Next the components are placed with tweezers. I happen to live near a store that carries surface mount components on spools and sells them “by the inch”. But they are easy to find on ebay and Aliexpress. I used “large” components, size 1206. But I routinely use ones half this size, 0603, and get excellent results. I use small hinged boxes I bought on ebay to hold my components. Here is the board with the surface mount devices placed.

Components placed and ready for hot air soldering

First heat the board from underneath to warm it up. Heat distribution is very important. Then move to the top of the board, keeping a good distance. Also keep the airflow to a minimum to avoid blowing the components around. Too rapid application of heat will rapidly boil the flux in the solder paste and move the components. Once the solder paste has heated up, it will liquify slightly and then turn lighter. Slowly circle the first component you wish to solder. There will be an instant when the paste will turn shinny and melt. Give it a second or two longer so it will flow properly. Components that are not perfectly aligned will often magically snap onto their pads. This is the surface tension of the solder pulling the metal surfaces together.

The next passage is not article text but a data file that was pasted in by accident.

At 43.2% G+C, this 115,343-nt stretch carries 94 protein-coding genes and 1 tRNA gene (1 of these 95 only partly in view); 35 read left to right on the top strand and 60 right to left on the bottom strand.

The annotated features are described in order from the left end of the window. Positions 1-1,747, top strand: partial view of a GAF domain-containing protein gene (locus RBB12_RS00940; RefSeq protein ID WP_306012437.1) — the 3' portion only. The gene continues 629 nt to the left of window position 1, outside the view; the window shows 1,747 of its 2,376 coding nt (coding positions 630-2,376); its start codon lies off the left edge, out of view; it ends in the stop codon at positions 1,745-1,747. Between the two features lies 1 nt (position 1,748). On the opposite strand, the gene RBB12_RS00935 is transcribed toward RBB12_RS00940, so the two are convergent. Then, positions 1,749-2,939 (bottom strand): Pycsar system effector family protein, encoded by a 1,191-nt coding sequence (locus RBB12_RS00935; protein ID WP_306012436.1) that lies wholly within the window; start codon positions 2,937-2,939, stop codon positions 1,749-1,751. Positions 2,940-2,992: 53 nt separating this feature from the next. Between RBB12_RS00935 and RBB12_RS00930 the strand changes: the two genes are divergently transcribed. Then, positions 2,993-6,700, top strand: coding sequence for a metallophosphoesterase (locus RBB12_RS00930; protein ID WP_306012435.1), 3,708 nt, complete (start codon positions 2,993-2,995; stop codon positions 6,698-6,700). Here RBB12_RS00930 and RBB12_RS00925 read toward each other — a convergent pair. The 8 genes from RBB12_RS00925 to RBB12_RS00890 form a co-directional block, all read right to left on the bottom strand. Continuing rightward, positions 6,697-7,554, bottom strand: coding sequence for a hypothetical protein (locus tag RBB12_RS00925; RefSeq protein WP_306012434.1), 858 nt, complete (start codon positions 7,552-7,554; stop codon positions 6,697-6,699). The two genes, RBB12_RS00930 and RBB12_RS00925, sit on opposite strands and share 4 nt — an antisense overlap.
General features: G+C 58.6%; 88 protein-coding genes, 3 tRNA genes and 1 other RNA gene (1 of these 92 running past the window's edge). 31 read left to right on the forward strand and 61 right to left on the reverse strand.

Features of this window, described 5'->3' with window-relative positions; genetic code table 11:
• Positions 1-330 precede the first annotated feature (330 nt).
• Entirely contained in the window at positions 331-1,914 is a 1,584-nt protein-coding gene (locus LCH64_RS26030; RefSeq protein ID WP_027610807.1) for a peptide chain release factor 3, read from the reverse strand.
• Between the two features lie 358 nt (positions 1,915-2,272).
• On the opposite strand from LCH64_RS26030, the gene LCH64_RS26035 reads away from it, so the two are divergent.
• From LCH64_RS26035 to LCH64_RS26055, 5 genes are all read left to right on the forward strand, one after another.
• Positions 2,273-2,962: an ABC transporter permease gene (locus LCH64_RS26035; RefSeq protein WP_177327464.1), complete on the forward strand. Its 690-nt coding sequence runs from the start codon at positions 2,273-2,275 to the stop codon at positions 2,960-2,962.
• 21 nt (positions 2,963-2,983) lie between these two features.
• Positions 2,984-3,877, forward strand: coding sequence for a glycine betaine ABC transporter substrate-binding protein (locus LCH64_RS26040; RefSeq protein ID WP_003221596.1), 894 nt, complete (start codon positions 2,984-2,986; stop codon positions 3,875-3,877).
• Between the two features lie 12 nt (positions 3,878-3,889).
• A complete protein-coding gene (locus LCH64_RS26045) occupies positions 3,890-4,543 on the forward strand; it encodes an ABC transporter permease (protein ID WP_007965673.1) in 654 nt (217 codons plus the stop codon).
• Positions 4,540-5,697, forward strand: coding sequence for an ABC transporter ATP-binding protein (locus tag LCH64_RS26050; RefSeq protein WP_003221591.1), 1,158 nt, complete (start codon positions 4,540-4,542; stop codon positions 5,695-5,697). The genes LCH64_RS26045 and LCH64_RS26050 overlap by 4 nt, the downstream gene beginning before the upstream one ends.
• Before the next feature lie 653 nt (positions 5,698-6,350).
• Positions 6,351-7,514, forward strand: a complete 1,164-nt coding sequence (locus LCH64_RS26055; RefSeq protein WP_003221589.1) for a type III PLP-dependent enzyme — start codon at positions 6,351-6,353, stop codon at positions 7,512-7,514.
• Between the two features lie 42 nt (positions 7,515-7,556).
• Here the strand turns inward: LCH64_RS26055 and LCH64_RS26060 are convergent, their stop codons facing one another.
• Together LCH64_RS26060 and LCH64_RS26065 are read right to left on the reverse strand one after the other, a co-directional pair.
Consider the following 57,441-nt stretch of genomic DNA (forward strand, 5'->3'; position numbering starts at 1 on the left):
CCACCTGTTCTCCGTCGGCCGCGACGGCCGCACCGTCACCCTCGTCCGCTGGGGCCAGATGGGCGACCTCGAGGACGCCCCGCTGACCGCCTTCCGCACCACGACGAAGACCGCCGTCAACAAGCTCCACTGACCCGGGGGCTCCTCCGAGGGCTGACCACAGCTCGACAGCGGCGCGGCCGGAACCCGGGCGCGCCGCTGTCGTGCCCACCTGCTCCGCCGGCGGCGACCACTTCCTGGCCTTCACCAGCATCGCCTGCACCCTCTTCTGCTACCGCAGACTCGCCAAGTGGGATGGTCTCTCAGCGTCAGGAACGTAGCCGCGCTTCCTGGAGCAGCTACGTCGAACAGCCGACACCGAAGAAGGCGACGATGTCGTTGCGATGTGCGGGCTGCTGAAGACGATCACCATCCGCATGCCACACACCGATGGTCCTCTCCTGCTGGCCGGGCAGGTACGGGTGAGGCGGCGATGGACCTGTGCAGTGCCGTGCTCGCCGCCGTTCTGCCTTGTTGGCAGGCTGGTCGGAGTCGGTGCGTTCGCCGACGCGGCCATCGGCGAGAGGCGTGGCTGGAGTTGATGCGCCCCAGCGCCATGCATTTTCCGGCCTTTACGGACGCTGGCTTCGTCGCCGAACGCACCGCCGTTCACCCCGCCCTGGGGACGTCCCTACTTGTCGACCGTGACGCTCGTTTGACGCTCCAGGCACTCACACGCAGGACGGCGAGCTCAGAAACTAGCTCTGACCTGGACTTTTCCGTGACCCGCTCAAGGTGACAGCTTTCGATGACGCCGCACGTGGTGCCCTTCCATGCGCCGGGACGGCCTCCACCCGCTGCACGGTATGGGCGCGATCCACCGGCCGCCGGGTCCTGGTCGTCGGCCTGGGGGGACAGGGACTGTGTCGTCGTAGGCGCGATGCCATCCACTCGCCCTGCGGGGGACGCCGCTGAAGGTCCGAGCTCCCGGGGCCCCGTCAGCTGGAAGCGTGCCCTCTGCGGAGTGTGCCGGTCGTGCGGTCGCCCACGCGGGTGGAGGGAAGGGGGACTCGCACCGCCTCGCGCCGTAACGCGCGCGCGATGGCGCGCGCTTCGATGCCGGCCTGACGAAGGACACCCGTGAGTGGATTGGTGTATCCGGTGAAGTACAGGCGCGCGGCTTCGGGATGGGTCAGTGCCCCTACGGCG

Cooling down after hot air soldering

Next comes attaching this board to the Nano. I am using this for projects that run LED strips containing WS2812B chips. It is easy to get all the LED signals for this from the ICSP connector, so you see the wires soldered on there for the LED strip.

Here is the final result driving an LED strip.

Final project